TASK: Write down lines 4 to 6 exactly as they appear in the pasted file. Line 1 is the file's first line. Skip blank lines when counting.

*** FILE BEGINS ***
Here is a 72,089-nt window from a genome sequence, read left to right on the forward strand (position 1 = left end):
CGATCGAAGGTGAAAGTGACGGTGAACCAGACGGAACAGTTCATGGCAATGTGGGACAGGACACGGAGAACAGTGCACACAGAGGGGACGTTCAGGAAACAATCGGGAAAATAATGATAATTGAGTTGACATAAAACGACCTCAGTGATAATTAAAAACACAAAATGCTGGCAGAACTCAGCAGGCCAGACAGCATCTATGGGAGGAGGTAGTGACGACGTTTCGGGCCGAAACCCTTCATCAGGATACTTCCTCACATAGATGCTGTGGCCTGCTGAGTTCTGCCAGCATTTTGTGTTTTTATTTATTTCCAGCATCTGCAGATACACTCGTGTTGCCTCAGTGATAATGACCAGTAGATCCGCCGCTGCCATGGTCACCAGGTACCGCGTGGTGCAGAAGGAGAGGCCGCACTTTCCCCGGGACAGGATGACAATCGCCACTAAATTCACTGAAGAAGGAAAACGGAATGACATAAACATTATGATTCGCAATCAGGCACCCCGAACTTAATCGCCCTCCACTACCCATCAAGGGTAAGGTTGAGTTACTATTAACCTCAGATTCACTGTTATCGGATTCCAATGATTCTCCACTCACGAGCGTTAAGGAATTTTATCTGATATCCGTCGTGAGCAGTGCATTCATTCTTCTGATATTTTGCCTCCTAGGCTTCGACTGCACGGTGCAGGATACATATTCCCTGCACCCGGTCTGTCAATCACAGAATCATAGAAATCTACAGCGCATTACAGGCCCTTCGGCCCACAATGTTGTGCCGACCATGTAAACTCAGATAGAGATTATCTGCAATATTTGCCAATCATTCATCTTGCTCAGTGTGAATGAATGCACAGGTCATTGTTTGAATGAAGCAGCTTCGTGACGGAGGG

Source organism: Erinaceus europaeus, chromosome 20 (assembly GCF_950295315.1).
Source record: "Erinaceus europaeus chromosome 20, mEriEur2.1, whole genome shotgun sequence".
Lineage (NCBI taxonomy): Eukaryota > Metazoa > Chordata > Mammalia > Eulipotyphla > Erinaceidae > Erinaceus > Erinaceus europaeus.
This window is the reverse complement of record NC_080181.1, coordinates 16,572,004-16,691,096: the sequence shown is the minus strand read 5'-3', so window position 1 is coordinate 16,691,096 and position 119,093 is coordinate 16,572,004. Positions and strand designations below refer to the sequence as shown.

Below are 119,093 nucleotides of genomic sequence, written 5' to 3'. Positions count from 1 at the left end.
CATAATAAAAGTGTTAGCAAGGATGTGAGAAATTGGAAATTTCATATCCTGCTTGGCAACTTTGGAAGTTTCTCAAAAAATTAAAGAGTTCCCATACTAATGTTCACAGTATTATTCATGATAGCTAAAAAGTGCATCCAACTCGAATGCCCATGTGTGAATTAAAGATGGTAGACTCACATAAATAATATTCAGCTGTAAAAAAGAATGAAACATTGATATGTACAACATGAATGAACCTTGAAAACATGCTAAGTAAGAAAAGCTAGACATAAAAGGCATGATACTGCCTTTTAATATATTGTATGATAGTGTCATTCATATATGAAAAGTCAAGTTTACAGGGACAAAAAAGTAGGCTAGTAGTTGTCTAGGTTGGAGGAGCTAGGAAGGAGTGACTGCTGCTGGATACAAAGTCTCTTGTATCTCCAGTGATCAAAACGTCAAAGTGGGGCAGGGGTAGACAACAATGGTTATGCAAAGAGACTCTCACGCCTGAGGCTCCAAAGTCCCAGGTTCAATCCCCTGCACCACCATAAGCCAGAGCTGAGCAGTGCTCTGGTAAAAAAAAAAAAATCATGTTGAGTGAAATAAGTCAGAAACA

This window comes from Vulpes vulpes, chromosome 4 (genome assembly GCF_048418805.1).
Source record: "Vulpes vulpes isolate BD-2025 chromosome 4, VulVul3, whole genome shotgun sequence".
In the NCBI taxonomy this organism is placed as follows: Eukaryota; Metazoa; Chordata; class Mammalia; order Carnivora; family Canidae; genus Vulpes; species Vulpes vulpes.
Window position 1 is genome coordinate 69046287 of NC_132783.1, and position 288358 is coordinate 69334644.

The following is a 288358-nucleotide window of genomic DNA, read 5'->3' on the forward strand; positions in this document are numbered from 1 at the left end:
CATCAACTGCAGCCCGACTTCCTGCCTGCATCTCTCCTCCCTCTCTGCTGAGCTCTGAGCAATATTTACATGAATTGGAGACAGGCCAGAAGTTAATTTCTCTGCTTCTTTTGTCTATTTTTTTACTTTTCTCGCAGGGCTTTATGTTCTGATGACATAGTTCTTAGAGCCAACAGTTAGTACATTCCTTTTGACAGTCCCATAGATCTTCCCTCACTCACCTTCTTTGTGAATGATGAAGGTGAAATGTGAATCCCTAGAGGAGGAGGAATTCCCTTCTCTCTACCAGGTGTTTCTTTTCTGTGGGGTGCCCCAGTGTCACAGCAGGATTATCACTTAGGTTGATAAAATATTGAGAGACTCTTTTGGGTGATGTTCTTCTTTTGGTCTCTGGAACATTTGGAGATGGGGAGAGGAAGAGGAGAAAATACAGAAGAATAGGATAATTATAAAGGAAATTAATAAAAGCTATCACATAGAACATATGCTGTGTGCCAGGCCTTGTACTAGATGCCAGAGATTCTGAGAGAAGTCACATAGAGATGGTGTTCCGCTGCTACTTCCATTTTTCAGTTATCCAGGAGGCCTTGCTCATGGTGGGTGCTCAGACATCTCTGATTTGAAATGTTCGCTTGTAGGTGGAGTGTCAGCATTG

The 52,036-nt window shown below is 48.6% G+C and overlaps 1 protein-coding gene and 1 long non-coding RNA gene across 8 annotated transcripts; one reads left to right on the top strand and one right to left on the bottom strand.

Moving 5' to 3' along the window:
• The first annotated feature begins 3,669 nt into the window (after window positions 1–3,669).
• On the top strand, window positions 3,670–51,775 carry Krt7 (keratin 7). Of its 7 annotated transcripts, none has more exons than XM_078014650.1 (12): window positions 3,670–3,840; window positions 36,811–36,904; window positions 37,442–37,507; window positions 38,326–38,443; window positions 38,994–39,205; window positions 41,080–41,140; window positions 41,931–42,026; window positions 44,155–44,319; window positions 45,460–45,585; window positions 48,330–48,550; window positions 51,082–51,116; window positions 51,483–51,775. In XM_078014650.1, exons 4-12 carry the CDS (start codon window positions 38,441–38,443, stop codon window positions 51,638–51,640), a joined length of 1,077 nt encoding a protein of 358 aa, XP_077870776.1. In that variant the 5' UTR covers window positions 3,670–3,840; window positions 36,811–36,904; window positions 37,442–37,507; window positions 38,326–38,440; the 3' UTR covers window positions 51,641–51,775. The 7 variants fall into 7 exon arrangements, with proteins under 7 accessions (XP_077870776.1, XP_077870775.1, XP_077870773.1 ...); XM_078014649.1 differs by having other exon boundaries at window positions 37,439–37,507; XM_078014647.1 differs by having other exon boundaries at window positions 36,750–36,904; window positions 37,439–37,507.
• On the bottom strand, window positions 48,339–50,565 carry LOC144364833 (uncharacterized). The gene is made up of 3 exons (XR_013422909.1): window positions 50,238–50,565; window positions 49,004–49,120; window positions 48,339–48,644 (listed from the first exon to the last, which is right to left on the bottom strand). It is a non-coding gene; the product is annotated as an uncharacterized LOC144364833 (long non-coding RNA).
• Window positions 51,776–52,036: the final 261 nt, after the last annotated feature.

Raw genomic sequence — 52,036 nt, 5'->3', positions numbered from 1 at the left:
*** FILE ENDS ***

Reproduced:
Source record: "Erinaceus europaeus chromosome 20, mEriEur2.1, whole genome shotgun sequence".
Lineage (NCBI taxonomy): Eukaryota > Metazoa > Chordata > Mammalia > Eulipotyphla > Erinaceidae > Erinaceus > Erinaceus europaeus.
This window is the reverse complement of record NC_080181.1, coordinates 16,572,004-16,691,096: the sequence shown is the minus strand read 5'-3', so window position 1 is coordinate 16,691,096 and position 119,093 is coordinate 16,572,004. Positions and strand designations below refer to the sequence as shown.